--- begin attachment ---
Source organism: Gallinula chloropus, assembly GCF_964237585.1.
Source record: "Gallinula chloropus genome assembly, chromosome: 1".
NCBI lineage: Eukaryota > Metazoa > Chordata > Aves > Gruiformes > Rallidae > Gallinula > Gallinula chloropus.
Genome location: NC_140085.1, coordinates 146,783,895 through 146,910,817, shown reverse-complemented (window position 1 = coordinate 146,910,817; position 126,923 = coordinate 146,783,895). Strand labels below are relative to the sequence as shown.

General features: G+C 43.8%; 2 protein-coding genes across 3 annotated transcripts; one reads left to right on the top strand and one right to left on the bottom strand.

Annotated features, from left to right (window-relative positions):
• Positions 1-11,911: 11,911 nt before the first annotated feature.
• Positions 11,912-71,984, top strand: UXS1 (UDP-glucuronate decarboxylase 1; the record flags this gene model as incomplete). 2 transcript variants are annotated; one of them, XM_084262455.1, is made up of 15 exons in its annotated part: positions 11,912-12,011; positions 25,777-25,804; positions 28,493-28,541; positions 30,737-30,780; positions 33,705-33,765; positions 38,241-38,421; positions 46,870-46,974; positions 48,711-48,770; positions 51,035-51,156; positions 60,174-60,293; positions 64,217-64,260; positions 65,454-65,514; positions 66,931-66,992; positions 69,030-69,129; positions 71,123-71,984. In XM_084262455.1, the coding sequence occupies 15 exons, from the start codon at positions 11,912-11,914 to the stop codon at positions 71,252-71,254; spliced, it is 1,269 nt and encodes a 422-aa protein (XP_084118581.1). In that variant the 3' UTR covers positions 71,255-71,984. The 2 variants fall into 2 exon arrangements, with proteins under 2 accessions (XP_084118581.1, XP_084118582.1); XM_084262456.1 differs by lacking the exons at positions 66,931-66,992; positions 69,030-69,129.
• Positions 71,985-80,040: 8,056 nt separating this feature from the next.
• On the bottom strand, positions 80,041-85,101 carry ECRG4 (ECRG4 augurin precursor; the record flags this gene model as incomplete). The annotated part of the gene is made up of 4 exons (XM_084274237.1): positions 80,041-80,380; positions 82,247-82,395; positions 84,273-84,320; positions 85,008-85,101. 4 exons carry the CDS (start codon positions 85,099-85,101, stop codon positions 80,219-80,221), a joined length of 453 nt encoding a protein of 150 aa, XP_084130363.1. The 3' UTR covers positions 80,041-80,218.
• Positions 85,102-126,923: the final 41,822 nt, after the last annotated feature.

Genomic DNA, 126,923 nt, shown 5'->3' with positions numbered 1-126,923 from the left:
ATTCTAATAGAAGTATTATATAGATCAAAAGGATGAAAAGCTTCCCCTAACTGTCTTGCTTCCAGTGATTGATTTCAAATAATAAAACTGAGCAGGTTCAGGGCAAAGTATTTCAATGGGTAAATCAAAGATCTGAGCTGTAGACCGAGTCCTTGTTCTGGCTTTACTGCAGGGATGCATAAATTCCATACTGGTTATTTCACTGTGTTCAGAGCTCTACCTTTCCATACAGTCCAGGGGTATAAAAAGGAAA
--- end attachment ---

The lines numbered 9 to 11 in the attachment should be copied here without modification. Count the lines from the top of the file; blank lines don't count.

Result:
• Positions 71,985-80,040: 8,056 nt separating this feature from the next.
• On the bottom strand, positions 80,041-85,101 carry ECRG4 (ECRG4 augurin precursor; the record flags this gene model as incomplete). The annotated part of the gene is made up of 4 exons (XM_084274237.1): positions 80,041-80,380; positions 82,247-82,395; positions 84,273-84,320; positions 85,008-85,101. 4 exons carry the CDS (start codon positions 85,099-85,101, stop codon positions 80,219-80,221), a joined length of 453 nt encoding a protein of 150 aa, XP_084130363.1. The 3' UTR covers positions 80,041-80,218.
• Positions 85,102-126,923: the final 41,822 nt, after the last annotated feature.